THE local ram selling season will commence shortly with an open day at Fosterfield Finewools, Back Swamp Road, Dunkeld this Saturday, October 10 from 10am to 2pm.
(min cost $8)
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There will be 35 finewool hogget rams on display.
Fosterfield will auction their 35 rams on Sunday, October 25 at noon.
Peter and Kay Moore's Blink Bonnie Stud at Tarana will offer 50 young rams at auction on Friday, October 16 at 1pm, along with 160 one-year-old merino ewes and 200 wether lambs May 2020 drop.
On Thursday, November 5 at 1pm, Greg and Christine Healey's Mount Bathurst Poll Dorset Stud will auction 70 poll dorset rams on-property at Black Springs.
Geoff and Robyn Rayner's Pomanara ram sale will round off the spring selling season when they offer 32 superfine rams on-property on Saturday, November 7 at Sallys Flat.
A POINTER to the future of merino breeding was the inclusion of breech scores in a list of breeding values for 110 hogget rams at the on-property sale at Richmond Stud, Quandialla last week.
The breech scores ranged from zero to five, with the higher scores denoting the more wrinkle.
A zero reading meant bare skin, but it didn't seem to influence bidding.
The offering comprised very plain bodied, modern type rams with little or no wrinkle.
The breech scores were listed at EBCOV, estimated breech covering.
CLARE Edwards advises that Local Land Services and Landcare will conduct a farm pasture walk at Paling Yards soil moisture probe site this Monday, October 12 from 11am to 1pm.
Information is being gathered on how soil moisture will influence soil, pasture and livestock management, including the use of confined feeding areas.
Pre-registration is a must by 4pm tomorrow as numbers have to be limited.
Bookings with Clare on 0428 435 615.
A LOT of crop and pasture will be made into hay and silage in coming weeks as every producer wants to refill haysheds or silage pits.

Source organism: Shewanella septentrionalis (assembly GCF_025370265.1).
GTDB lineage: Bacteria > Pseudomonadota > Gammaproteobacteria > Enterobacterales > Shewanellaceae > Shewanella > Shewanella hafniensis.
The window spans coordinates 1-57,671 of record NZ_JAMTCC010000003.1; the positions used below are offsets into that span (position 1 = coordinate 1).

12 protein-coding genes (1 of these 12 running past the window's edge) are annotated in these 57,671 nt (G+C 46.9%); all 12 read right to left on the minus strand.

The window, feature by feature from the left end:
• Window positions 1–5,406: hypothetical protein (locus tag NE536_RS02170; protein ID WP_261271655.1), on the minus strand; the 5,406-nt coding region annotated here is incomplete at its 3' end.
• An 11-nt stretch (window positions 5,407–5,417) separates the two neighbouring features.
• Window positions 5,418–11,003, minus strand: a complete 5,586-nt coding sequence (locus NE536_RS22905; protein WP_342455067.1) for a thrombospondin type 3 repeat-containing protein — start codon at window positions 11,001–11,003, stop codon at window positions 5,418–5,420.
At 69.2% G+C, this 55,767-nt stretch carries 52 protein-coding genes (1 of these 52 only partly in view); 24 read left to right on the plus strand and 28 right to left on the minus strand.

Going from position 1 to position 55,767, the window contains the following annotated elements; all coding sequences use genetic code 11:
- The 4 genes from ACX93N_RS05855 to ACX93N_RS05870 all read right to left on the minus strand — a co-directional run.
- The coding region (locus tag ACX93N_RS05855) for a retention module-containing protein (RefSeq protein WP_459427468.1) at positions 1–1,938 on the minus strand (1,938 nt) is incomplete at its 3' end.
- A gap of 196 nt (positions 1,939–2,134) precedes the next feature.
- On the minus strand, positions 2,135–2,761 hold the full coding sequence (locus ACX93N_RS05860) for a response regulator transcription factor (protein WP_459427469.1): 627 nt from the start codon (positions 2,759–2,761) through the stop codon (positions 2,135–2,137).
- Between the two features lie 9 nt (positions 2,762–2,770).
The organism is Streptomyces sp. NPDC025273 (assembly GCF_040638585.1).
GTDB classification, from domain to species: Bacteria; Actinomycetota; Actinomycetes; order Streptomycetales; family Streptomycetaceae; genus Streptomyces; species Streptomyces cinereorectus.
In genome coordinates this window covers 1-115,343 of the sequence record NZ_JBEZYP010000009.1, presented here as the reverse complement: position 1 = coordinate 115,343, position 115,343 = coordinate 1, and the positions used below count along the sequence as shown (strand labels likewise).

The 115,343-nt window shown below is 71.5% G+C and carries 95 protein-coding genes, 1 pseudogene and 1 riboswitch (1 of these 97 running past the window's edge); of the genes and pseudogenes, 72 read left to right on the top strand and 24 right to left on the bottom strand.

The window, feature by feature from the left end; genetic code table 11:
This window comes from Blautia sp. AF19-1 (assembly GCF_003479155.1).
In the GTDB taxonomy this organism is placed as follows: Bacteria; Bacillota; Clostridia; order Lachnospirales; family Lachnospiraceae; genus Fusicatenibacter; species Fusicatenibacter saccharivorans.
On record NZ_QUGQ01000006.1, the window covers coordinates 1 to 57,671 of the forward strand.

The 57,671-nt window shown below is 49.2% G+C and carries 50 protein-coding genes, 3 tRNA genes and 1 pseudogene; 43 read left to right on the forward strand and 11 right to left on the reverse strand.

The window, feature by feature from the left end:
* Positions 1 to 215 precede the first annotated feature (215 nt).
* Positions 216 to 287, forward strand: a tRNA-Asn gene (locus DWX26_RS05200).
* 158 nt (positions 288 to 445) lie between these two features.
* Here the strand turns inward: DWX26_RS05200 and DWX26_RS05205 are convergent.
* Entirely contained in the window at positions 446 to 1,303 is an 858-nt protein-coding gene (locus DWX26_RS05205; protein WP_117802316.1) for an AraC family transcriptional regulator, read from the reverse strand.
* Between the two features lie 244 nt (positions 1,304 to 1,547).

The temptation to make hay from an excellent vetch crop to our near west is weighing on the owner's mind.
He knows that baled vetch can have a protein of around 20 per cent and that cattle will thrive on it.
In our area there will be some good oat crops made into hay and estimates of the value of cleaned seed oats have already been made.
The one-in-40-year spring of 2020 won't last forever and even though a wet La Nina season that extends into next year is forecast, we have to prepare for the future.
SALES of rural properties across the state continue at very satisfactory levels, with hobby farms of 300 acres and less in our tablelands finding new owners and new values on a regular basis.
Determining property values on estimated carrying capacity is now a tale from yesterday as out-of-district buyers don't seem to have buying limits.
Of particular interest is the sale listing of the Wonga property at Jerilderie that was the home of Tom Culley's great parent stud Wonga.
The property is offered for private sale at $14 million.
Properties in the central slopes district a couple of hours to our west have recorded sales of around $3000 per acre with good stock handling facilities and comfortable houses.
A yarn to residents in the smaller towns in those areas tell of "a lot of cockies have had enough of drought and are getting out while things look good".
CANDIDATES for election to Bathurst Regional Council in September 2021 are starting to build their public profiles and policies at present seem to have settled on the security of Bathurst's water supply and the proposed go-kart track on the summit of Mount Panorama.
Ideally, Bathurst Regional Council needs a mixture of youth and experience and we have to wonder where the 40- to 50-year-old boys and girls who are the future leaders of our community may be.
A rule of thumb was once seen as a 70th birthday signalled the end of involvement in public service.
Bathurst and our region has a great future in view and our council deserves to work together as a team.
Perhaps non-team members could find some other outlet for their talents.
WHEN first married, they agreed that if they ever argued, she would go to the kitchen and he'd go to the garden until they had both cooled off. For the past 17 years, he's been virtually homeless.
GEORGE told his mates at the Bowlo that after he and his wife had a real blue, she had come to him on her hands and knees. When quizzed, he admitted: "She said 'come on out from under the bed, you slob'."
FROM childhood, it was drummed into us that we could be anyone we want to be. Nowadays it's called identity theft.
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